Author: John Matthews, MD
Co Author #1: John Matthews, MD
Co Author #2: William Wind, MD
Senior Editor: Jessalynn Adam, MD
Editor: Siobhan Statuta, MD, FAMSSM
Patient presented to the office with complaints of bilateral elbow pain that occurred simultaneously while at the gym.
The patient is a 45-year-old right hand dominant male that presented to the office with chief complaint of bilateral elbow pain. He had no significant past medical or surgical history, but stated he was an avid weightlifter. He reported performing a pull up several days prior to presentation and during the eccentric phase, experienced a "pop" in both elbows with immediate pain and cramping. Over the next day he noticed increased swelling and ecchymosis over both elbows extending to the forearms and a deformity in both arms, more pronounced on the left. He presented to an emergency room for evaluation and was discharged with instructions to follow up in the Orthopaedic office. The patient denied any previous injuries or problems with both elbows as well as anabolic steroid use.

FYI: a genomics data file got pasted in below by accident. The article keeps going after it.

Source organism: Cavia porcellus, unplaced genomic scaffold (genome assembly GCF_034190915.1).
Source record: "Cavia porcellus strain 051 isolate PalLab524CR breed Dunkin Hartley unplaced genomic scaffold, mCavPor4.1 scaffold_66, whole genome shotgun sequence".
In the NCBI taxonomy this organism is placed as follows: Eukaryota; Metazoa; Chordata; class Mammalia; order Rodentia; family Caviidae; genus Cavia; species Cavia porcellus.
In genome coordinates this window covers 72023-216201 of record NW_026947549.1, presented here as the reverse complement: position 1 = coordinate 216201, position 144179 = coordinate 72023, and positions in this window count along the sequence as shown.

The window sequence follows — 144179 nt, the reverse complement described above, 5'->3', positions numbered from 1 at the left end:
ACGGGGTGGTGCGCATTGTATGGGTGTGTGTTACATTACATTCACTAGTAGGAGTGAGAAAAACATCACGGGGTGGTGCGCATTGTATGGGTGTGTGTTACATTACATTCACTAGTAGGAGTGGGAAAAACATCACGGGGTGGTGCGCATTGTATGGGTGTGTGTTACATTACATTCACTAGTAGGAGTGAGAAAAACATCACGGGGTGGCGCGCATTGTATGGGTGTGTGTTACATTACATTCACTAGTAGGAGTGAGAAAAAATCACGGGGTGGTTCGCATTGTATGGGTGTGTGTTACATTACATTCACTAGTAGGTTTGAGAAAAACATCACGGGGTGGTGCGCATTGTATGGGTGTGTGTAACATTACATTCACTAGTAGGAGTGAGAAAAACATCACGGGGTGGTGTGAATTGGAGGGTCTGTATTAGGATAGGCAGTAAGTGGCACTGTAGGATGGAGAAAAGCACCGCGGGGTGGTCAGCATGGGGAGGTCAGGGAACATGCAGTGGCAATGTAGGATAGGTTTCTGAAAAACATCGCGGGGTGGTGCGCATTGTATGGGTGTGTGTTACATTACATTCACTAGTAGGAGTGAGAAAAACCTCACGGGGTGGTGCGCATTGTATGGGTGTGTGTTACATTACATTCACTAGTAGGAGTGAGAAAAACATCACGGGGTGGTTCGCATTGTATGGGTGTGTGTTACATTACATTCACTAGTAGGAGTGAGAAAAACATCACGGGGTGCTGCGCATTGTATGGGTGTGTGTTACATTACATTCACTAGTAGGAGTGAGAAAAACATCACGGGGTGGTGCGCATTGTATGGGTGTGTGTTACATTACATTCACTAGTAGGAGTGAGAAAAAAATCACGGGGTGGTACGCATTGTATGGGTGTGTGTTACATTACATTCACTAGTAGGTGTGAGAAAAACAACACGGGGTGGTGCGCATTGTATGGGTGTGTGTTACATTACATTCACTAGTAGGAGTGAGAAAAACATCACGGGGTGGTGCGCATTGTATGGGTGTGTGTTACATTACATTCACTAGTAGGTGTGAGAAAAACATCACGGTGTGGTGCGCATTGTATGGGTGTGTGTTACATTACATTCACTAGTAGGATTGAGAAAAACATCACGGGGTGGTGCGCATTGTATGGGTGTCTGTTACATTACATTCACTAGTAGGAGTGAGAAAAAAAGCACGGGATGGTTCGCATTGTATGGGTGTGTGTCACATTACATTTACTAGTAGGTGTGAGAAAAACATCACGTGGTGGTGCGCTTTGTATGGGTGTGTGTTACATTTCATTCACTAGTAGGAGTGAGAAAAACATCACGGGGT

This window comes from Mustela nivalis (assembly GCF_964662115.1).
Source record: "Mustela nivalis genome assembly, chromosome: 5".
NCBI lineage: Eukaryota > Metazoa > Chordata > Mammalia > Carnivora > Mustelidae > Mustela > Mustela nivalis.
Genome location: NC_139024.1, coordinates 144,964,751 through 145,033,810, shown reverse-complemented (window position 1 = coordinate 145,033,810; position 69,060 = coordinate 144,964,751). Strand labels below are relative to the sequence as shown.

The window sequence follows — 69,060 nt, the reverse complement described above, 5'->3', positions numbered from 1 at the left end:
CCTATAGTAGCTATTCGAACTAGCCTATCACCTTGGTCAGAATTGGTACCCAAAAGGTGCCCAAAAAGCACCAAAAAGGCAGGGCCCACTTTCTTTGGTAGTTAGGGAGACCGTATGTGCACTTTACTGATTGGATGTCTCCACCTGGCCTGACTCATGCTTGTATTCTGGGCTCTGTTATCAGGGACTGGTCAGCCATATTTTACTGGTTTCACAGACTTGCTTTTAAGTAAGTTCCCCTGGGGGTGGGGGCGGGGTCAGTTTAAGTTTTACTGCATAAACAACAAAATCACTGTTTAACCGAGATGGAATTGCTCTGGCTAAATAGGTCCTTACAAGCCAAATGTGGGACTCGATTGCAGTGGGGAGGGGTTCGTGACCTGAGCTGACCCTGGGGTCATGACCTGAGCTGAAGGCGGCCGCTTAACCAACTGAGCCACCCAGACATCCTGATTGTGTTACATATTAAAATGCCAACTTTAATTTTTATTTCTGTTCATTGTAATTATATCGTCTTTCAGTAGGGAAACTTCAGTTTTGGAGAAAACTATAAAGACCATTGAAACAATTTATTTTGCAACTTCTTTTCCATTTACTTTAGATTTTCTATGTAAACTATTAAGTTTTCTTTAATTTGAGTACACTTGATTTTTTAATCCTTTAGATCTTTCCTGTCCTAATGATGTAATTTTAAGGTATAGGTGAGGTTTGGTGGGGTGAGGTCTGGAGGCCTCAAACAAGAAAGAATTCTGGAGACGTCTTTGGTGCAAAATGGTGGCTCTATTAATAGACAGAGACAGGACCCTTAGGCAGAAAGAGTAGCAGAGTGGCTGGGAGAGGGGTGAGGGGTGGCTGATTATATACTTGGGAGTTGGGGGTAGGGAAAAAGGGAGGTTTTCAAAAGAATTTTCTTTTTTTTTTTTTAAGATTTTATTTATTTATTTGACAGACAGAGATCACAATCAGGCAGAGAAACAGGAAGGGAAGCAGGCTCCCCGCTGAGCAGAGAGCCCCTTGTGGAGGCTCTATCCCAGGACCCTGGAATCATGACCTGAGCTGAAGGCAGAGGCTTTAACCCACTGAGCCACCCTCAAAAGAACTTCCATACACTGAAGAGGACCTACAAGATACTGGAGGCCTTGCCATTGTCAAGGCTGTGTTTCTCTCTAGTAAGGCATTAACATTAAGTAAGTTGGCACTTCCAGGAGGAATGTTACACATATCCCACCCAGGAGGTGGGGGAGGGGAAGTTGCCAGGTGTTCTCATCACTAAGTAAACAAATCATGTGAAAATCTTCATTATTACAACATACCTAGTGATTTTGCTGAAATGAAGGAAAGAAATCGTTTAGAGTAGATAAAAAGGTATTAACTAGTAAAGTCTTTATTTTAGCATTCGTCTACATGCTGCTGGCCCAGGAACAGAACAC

Visual inspection demonstrated swelling within the antecubital fossae and ecchymosis extending to the proximal lateral forearm of both elbows, more extensive on the left. There was an obvious deformity of both biceps musculature with proximal retraction of the muscle belly on the left. The deformity was accentuated with resisted elbow flexion. Both elbows demonstrated tenderness over the biceps tendon. On the right, the tendon was palpable in the antecubital fossa, not on the left. Bilateral ROM was 0-135 degrees of flexion and 80 degrees of pronation/supination. Strength testing demonstrated 4+/5 with supination and flexion on the right, 4/5 on the left. Distal neurovasculature was intact
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